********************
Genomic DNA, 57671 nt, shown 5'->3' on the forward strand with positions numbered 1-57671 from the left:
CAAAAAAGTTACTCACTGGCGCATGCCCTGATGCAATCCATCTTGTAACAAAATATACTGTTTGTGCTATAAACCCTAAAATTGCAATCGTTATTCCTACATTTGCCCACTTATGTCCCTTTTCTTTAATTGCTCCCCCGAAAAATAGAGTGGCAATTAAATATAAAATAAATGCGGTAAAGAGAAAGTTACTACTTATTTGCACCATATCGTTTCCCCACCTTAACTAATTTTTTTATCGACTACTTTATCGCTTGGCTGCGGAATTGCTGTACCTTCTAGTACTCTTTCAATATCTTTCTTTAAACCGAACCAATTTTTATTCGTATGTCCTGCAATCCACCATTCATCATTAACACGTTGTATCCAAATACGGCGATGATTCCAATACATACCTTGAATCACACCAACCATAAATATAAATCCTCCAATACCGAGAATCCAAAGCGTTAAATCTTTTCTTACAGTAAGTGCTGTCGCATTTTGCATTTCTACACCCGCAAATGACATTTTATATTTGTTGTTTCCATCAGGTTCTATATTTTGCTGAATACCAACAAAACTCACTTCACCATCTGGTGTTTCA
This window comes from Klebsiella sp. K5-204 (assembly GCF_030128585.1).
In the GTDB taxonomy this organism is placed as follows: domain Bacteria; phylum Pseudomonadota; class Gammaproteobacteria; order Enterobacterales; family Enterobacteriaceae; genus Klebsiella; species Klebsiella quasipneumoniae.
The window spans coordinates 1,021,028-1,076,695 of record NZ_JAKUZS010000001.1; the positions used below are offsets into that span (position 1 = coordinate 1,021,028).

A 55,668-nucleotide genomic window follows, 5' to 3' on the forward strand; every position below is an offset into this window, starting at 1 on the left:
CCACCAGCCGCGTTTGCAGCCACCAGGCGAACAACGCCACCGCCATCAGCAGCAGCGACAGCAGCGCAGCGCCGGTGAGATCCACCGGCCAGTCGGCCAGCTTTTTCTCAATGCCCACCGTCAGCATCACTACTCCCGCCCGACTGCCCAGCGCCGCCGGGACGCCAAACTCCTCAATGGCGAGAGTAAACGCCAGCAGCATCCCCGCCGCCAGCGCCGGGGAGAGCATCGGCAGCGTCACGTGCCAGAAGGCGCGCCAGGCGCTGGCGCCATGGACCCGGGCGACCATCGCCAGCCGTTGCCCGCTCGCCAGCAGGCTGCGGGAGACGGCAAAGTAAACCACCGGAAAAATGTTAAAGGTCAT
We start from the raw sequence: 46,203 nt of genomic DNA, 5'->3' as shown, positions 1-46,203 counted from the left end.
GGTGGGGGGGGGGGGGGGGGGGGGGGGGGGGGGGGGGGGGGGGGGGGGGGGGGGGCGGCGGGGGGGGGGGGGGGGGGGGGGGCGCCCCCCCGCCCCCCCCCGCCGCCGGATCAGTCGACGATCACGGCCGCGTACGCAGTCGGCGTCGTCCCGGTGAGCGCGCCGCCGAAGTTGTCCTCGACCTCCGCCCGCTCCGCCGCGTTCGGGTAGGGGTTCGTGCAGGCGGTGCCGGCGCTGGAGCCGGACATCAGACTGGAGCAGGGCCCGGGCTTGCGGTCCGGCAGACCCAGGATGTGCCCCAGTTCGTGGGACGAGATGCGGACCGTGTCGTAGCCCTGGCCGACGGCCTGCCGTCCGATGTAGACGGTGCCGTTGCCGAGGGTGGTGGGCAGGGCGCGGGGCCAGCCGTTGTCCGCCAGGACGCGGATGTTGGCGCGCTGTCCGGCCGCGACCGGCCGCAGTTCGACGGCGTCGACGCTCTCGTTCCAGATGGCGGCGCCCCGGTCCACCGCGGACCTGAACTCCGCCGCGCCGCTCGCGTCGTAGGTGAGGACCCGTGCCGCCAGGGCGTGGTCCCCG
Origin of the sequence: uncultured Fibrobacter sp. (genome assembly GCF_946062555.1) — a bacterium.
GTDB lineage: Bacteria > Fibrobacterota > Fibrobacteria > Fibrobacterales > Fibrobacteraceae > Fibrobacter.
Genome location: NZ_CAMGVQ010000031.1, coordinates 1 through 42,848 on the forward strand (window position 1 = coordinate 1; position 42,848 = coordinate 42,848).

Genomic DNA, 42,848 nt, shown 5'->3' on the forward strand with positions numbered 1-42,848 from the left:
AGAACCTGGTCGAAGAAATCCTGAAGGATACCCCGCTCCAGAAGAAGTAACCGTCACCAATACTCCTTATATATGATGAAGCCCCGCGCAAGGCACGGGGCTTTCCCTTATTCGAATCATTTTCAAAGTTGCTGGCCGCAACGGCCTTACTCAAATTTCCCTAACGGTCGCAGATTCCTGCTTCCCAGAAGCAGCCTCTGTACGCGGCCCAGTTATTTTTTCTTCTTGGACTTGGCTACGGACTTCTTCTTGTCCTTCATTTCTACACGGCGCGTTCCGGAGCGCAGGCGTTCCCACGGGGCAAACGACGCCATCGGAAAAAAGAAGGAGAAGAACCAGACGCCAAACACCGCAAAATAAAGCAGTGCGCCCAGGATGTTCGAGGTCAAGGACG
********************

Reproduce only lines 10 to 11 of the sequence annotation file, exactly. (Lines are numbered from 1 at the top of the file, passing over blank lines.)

Origin of the sequence: uncultured Fibrobacter sp. (genome assembly GCF_946062555.1) — a bacterium.
GTDB lineage: Bacteria > Fibrobacterota > Fibrobacteria > Fibrobacterales > Fibrobacteraceae > Fibrobacter.